We constantly want to improve health outcomes for New Zealand families. The work of the Perinatal and Maternal Mortality Review Committee (PMMRC) is absolutely crucial to this.

The PMMRC fulfils a vital role helping to improve the quality and safety of perinatal maternal care in New Zealand. Since its inception in 2005, the PMMRC has developed a sophisticated, internationally recognised review system.

ACC treatment injury liability

One thing that’s become apparent, ACC’s treatment injury liability account is subject to a rising number of claims. It’s very important from a clinical and fiscal point of view that we know why this is happening.

We want to deliver better outcomes for individuals and the population as a whole. Secondary to that, the Government has a financial interest as well.

There are many factors - an ever increasing climate of litigation, the ability of technology to deliver better outcomes, as well as raised public expectations.

We need to ensure that all the quality data we’re gathering is properly fed back to clinicians to improve outcomes over time. The first step is to develop a full understanding of what’s driving this increase.

PMMRC’s 9th report

As you all know, the PMMRC’s ninth annual report released today has some encouraging aspects.

The perinatal mortality rate in 2013 is the lowest rate reported since the PMMRC began collecting annual data in 2007. It is also encouraging that the rate of stillbirths at term has fallen significantly – from 117 in 2007 to 69 in 2013.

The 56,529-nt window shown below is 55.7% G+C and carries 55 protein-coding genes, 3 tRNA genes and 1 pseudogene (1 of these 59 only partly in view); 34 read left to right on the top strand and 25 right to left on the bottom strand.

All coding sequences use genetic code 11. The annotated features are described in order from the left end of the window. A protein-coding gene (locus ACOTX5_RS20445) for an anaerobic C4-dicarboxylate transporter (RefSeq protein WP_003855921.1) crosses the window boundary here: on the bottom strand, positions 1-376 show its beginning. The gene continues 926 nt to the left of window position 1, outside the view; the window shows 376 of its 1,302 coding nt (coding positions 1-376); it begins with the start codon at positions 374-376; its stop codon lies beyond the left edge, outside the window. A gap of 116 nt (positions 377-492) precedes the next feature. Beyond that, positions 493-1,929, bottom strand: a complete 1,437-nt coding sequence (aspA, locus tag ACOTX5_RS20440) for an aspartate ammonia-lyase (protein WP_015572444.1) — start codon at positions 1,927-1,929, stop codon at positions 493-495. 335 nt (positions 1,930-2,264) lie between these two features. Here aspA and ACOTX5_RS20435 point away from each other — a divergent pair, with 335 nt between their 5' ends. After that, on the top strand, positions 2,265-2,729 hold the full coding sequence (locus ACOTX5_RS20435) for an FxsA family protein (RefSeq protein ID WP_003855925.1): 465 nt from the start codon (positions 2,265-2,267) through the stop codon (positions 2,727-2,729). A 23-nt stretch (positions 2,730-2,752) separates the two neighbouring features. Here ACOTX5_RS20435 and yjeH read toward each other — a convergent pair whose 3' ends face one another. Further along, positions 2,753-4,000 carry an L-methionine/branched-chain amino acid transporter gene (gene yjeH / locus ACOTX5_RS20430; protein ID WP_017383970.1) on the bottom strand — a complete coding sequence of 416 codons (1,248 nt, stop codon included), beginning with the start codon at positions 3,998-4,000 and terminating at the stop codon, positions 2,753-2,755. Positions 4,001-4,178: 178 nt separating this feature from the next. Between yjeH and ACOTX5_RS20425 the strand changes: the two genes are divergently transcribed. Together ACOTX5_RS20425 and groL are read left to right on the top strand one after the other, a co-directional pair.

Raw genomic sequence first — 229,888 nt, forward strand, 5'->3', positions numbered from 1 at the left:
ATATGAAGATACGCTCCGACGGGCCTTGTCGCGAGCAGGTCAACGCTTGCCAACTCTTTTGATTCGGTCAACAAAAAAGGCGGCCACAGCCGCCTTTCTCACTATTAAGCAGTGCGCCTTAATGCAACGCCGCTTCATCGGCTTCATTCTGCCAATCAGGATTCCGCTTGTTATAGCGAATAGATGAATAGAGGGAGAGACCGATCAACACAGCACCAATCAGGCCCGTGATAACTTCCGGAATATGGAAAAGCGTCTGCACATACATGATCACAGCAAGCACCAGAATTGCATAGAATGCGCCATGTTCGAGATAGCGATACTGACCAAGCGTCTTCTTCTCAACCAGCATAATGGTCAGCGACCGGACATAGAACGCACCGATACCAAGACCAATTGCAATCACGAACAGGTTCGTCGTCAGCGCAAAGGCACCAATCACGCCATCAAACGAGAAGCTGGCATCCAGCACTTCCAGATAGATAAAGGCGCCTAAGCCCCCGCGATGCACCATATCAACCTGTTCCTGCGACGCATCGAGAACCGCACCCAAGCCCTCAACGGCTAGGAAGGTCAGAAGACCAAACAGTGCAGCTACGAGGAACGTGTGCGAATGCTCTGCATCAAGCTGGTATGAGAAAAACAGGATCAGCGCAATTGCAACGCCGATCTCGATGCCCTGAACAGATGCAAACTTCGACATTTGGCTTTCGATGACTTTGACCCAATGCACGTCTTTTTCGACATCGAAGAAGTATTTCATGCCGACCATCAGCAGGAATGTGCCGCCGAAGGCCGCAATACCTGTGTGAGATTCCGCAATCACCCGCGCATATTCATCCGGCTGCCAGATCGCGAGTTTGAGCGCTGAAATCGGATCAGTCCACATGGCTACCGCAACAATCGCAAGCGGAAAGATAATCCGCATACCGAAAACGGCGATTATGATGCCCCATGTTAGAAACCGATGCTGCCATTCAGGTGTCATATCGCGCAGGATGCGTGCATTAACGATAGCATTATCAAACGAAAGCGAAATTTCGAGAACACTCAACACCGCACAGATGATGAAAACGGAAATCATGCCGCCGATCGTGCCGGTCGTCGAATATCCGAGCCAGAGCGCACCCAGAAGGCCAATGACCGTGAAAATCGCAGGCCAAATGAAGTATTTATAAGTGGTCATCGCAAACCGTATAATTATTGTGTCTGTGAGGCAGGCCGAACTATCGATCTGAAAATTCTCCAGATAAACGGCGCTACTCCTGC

However, spontaneous preterm birth was a cause of death for almost 1,000 babies during this period, accounting for 21 per cent of all perinatal related deaths.

Māori, Pacific and Indian newborns were at least twice more likely to be born and die at 20–23 weeks than New Zealand European newborns. 

We know that 10 per cent of women are not engaging easily with community primary maternity care and addressing this is high on the Ministry of Health’s work programme.

So as always in health, there is more to be done.

Maternal mortality and morbidity

The PMMRC’s latest report also looks at maternal mortality and maternal disorders in pregnancy.

Sadly suicide and amniotic fluid embolism were among the most frequent causes of maternal mortality in 2006-2013.

This is concerning because New Zealand’s maternal suicide rates are seven times higher compared to the UK, and nearly six times higher for amniotic fluid embolism.